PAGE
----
In this scene the witches also strengthen the idea of the wickedness of Macbeth. Just after brewing the terrible charm with such horrifying ingredients Macbeth enters on stage and one of the witches says, ? Something wicked this way comes?. This is highly ironic as the witches who have just shown how depraved they truly are calling Macbeth ?wicked?. The audience now is inclined to think that he is the most evil character of the play.
This evil is then proved from lines 50 to 60 when Macbeth tells the witches to answer his question even ?Though you untie the winds, and let them fight / Against the churches?? He shows supreme selfishness and once again a reference religion is made making Macbeth look like a diabolical heathen (as he is begging the witches, instruments of the devil). This would have a very large impact on Shakespearean times audiences and would have acted to them as the final death sentence for Macbeth.
The apparitions that follow add a strong element of mysticism to the scene making the atmosphere not only saturated with evil, but equally of the occult and diabolical. The first apparition, a helmeted head which warns Macbeth of the Thane of Fife is probably the image of Macbeth?s own head after being slain by Macduff, warning him of his own unchangeable fate. Its short and keen warning gives a sense of desperation and hopelessness in its words easily grasped by the audience as the tension of the scene is built up.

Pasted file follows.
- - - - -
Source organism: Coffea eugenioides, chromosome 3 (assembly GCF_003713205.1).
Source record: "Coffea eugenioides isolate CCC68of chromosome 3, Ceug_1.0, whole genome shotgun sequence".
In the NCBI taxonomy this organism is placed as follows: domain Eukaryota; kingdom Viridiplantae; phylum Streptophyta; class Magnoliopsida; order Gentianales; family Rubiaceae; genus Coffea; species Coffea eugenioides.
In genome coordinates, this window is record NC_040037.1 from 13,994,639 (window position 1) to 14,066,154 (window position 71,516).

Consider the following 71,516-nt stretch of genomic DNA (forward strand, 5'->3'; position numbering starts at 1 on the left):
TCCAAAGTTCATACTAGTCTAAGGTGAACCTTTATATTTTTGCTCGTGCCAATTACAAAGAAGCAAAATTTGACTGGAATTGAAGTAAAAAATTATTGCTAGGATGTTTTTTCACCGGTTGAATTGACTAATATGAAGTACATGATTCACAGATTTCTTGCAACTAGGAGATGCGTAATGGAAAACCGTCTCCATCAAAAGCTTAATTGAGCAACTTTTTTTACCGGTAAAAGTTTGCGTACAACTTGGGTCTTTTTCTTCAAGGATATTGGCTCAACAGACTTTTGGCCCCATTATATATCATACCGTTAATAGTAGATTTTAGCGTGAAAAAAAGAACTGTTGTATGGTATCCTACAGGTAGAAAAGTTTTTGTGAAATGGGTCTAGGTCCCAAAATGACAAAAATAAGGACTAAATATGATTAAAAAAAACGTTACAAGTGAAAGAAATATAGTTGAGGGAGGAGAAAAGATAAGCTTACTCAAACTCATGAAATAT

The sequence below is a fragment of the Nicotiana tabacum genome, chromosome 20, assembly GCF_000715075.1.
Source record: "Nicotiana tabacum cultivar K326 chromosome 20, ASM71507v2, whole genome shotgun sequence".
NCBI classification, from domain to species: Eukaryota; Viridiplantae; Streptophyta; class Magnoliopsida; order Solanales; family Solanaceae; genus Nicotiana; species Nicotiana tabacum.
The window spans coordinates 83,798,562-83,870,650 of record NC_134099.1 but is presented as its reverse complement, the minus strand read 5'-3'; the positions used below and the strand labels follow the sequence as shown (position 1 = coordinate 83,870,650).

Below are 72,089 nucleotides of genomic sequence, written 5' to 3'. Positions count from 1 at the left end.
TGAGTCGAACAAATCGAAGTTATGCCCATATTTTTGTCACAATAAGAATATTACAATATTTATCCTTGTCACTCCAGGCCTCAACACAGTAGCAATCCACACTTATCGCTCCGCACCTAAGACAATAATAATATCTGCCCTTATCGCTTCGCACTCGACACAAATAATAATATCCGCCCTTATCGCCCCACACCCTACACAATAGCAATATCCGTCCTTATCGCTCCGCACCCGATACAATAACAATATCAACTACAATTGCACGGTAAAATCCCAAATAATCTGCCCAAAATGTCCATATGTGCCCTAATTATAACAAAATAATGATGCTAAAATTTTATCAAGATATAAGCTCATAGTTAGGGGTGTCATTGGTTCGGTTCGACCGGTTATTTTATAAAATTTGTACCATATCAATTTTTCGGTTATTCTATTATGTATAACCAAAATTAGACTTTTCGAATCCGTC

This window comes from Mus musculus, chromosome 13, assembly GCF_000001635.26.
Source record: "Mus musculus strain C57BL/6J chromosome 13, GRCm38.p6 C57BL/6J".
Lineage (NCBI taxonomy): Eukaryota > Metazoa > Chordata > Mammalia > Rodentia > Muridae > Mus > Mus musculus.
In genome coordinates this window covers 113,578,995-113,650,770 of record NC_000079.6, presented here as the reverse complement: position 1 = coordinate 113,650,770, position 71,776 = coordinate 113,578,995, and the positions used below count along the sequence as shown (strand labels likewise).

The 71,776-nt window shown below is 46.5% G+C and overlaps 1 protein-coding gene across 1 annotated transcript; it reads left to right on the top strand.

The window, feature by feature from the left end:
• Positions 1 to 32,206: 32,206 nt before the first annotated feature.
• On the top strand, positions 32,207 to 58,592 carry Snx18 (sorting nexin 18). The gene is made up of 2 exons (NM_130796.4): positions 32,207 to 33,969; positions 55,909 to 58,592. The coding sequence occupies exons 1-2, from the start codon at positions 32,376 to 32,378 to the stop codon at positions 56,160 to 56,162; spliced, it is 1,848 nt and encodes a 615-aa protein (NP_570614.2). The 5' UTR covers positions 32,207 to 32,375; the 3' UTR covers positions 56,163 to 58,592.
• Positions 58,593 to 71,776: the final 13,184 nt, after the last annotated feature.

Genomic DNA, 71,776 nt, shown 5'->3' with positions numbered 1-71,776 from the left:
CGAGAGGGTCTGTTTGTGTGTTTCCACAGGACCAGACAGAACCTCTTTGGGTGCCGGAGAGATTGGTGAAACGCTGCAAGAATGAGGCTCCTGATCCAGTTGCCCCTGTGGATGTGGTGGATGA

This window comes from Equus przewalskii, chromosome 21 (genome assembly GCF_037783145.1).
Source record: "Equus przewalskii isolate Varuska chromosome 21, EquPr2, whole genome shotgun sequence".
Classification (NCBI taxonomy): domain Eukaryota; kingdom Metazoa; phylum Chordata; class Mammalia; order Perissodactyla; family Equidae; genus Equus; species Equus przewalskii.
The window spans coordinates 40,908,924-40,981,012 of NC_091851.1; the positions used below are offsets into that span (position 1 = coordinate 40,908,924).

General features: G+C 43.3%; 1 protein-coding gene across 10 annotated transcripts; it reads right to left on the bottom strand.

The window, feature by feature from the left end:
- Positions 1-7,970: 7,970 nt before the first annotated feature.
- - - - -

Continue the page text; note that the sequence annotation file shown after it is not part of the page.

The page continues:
The second apparition, a child covered in blood, is most likely the image of Macduff as a baby after being born prematurely by a caesarean operation. It warns Macbeth of his enemy again, but in an opposite way as the first apparition.
The third apparition is perhaps the most awkward of them all. It is a crowned child, with a tree in his hand, probably representing Malcolm warning Macbeth of his alliance with the English army and his attack to Dunsinane. However, Macbeth does not understand the meaning of this last prophecy, likewise the audience, as they have no idea of Malcolm?s strategy of attack. This sense of confusion caused by such obscure prophecies and mystic symbolism, as well as the apparition of the Kings and Banquo?s Ghost are important contributing factors to the darkly supernatural atmosphere that Shakespeare has created as they add, once again to the extra corporeal effect of the scene.
Summing up, we can say that Shakespeare has created the atmosphere of evil portrayed in this scene by combining earthly evil, this is, Macbeth?s ambition and obsession with the prophecies, with unearthly evil. This evil consists of the aberrations against the Christian religion (religion that most of the original public was member of) perpetrated by Macbeth and the witches, and the obscure and confusing symbolism as well as the rituals, both proper of the diabolical.